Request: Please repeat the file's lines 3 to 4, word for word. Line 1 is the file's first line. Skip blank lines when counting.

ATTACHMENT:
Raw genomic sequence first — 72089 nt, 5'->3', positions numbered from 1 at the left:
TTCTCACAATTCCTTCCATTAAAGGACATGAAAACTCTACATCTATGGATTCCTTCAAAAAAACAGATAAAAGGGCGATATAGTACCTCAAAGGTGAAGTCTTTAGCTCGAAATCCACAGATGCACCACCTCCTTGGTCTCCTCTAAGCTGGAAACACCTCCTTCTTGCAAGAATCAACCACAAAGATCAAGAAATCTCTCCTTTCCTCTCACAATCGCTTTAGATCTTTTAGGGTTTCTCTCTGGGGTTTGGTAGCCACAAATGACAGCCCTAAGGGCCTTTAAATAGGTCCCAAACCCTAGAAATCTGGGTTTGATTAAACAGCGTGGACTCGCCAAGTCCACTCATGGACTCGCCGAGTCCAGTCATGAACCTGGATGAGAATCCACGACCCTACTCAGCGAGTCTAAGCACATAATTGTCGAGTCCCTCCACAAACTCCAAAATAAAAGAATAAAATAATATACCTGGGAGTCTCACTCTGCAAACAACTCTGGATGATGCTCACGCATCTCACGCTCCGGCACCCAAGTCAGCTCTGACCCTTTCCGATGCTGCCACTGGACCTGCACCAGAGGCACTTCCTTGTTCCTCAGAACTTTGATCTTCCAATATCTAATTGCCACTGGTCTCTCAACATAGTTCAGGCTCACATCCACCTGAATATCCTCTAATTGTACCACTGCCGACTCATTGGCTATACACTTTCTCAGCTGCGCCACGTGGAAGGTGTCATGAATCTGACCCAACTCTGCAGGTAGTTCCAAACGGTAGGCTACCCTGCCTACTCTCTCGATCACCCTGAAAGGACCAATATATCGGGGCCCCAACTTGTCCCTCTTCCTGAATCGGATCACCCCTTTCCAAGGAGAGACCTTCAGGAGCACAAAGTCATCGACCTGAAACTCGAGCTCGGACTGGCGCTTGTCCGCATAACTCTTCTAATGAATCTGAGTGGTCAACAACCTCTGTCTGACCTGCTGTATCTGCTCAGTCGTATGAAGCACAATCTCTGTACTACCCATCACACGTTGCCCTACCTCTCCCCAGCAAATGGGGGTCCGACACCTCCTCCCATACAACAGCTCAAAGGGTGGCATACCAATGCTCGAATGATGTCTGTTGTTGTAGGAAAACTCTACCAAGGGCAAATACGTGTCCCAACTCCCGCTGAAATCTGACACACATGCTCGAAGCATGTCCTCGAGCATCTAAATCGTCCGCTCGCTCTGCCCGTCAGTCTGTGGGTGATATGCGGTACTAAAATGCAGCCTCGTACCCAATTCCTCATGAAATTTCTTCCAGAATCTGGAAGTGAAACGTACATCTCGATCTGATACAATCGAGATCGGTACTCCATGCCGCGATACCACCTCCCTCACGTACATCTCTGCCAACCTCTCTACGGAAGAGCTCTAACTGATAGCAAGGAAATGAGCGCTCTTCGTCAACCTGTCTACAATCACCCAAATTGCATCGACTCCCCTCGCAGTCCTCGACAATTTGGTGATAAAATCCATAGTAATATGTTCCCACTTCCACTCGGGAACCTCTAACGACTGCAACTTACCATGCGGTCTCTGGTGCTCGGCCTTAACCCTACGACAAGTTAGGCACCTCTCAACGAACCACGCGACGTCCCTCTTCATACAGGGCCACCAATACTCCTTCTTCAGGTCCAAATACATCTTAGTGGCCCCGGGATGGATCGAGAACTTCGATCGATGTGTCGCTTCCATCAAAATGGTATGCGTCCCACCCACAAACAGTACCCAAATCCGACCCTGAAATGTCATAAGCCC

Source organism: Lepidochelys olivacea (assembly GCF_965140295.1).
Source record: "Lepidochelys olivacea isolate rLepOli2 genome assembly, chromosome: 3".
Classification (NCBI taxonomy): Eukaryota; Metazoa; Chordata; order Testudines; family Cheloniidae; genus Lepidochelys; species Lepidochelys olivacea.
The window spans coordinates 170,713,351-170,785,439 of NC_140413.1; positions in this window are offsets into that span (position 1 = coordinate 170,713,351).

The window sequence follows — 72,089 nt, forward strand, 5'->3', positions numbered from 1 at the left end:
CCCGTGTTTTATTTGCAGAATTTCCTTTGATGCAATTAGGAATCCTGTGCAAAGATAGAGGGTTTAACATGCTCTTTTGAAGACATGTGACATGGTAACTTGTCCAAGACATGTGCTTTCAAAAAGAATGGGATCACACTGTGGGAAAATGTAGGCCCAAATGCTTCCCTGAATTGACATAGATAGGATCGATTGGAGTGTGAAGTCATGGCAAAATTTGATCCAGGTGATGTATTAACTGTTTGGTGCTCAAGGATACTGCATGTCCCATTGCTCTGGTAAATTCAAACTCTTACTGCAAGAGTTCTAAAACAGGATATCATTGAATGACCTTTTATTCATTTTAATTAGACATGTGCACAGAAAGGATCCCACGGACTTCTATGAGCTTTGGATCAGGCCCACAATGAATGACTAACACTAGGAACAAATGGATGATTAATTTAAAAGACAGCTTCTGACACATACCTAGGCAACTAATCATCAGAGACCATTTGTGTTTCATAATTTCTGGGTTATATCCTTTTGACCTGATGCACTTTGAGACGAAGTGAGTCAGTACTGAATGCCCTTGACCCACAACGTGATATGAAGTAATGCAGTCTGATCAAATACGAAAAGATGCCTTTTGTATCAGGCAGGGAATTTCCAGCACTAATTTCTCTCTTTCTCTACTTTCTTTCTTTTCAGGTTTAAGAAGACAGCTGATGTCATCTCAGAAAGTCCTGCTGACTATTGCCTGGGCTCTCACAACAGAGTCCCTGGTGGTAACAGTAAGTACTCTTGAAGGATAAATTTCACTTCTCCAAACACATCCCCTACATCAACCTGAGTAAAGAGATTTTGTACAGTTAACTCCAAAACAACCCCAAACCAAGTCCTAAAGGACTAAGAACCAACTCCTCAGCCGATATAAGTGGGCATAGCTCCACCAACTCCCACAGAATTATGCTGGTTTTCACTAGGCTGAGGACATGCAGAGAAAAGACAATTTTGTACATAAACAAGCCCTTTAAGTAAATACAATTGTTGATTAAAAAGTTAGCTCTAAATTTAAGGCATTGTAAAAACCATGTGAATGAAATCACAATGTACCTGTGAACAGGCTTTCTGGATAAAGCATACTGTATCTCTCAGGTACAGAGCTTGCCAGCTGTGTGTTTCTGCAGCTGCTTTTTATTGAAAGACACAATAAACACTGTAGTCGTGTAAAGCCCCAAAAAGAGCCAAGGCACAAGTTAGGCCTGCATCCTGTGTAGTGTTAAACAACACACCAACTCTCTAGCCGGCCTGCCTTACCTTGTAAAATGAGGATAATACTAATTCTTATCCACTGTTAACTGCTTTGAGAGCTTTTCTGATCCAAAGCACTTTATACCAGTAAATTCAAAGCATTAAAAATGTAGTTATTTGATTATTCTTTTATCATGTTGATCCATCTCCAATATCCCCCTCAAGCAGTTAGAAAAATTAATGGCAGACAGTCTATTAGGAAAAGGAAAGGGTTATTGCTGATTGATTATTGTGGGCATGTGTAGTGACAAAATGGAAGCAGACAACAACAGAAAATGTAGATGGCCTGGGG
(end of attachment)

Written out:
Source organism: Lepidochelys olivacea (assembly GCF_965140295.1).
Source record: "Lepidochelys olivacea isolate rLepOli2 genome assembly, chromosome: 3".